The Bigger They Are: Does Class Size Really Matter?

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The Bigger They Are: Does Class Size Really Matter?

Cody Brown, Staff Writer

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As of 2017, Forsyth Central has over 1,941 Student’s on campus. That’s almost 2,000 students this year alone. With this many students, surely you’re starting to feel a little cramped?

The current argument in schools today is all about size. On one side, people believe that the number of students in a classroom sizes do not matter and a student in a class of 10 is as smart as a student in a class of 35. As for the other spectrum, people believe that if a class is too big teachers cannot meet students individual needs.

As a junior, I have experienced both small and large classrooms and in my personal opinion,  I believe that smaller classes are much better.  Whenever I have been in a smaller class I have felt a closer bond with the teacher and therefore a better understanding of the class.

Brianna Lapham is a junior at Central who gets A’s and B’s in school. After sitting down with her she provided some interesting insight . “As far as small classes, I feel like I do benefit because the teacher had more time to focus on us and help with what I wasn’t getting. Bigger classes are ok too. Sure there’s not as much student-teacher focus, but at least projects are easier.”

Erasmus, the Dutch Humanist, recorded in his 1529 study of education, De Pueris Instituendis, about the how small classes (or private tutoring) was better that large classes. He knew however, that parents would disagree because of the price of smaller classes. Lou Anne Johnson, a Los Angeles teacher, also tells in her novel, Dangerous Minds, She goes on to say “When classes are small enough to allow individual student-teacher interaction, a minor miracle occurs: teachers teach and students learn.”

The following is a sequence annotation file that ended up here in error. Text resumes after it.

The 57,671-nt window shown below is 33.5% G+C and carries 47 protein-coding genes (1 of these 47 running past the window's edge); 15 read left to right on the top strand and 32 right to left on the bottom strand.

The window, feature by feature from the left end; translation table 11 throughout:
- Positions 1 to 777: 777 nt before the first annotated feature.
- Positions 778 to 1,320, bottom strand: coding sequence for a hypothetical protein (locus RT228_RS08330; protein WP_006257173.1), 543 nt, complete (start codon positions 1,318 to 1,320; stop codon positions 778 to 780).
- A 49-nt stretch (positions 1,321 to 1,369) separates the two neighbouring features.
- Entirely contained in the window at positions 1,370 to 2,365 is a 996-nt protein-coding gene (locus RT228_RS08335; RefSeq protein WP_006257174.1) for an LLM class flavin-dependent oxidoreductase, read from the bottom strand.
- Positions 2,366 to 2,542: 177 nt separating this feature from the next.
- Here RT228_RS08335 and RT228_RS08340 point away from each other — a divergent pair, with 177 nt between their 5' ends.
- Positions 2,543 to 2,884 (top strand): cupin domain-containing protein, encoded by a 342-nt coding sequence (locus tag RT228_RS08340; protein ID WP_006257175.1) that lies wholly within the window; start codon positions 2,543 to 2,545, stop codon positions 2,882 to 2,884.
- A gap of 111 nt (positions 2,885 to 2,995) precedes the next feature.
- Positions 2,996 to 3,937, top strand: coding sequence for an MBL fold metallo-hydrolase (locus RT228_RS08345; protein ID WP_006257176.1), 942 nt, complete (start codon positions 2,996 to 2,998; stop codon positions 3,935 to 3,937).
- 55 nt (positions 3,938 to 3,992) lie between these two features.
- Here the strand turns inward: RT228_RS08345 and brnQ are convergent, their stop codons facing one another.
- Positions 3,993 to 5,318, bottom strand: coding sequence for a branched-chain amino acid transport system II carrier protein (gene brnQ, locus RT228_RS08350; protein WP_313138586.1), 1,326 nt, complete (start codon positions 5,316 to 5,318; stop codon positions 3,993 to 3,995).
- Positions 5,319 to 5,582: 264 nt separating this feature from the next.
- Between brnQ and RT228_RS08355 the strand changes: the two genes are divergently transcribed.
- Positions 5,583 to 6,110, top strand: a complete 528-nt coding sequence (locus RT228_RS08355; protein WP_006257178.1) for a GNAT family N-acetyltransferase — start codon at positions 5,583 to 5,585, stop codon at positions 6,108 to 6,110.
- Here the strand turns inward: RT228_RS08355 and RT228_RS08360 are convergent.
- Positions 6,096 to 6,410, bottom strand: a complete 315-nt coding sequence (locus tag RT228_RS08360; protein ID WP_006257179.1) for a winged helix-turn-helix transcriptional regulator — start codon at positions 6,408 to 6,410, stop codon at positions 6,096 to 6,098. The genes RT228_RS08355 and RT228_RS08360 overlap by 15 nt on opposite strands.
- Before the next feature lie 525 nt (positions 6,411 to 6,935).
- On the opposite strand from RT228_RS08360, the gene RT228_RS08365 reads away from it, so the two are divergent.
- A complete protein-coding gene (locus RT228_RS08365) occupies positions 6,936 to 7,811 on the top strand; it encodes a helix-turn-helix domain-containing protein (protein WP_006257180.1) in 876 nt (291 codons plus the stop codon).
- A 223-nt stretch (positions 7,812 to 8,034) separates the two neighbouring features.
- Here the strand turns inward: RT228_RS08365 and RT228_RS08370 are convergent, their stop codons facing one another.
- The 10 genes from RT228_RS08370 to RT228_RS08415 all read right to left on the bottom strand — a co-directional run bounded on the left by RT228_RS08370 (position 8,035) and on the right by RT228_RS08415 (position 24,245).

Although smaller classes are much better, it’s hard to deny the price of these smaller classes. If our school decided to cut class sizes down from 35 to even 12, we would have to expand our campus three fold. This is a large expansion that definitely doesn’t happen overnight. Though it would be beneficial for a student’s knowledge the same can’t be said for those paying the bill. I believe that while this is a good counter argument, it could help the community just as much as they say it could harm it. More jobs, higher education, and a better community.

For those who don’t know me, I’m not that good with numbers. It’s not always the teacher’s fault but there are times I can’t help but fail. That is why my favorite teacher is Mrs. Fagan. Who is Mrs. Fagan you may ask? Well to me she was a Geometry support teacher and a life line. The class I had with her had about 14-15 students, a pretty fair number, and I loved it! I couldn’t get over the fact that I was able to go to her anytime of day and get help with my work. The class was so direct that instead of struggling, I was able to finish my work early in her class.

Though it would be expensive, let’s say we tried it once. Although student education would excel,the price would be colossal. We would have to buy new land, new buildings would have to be constructed and of course hire way more teachers. However, with the knowledge students will receive, we could improve the economy and increase our society in ways we could only dream of. Would you pay for for a higher education?

Whether you believe that smaller classes would be beneficial to a student’s education, or you believe that it’s ok and students should keep what they have, we should always consider what would be best for our students and their future.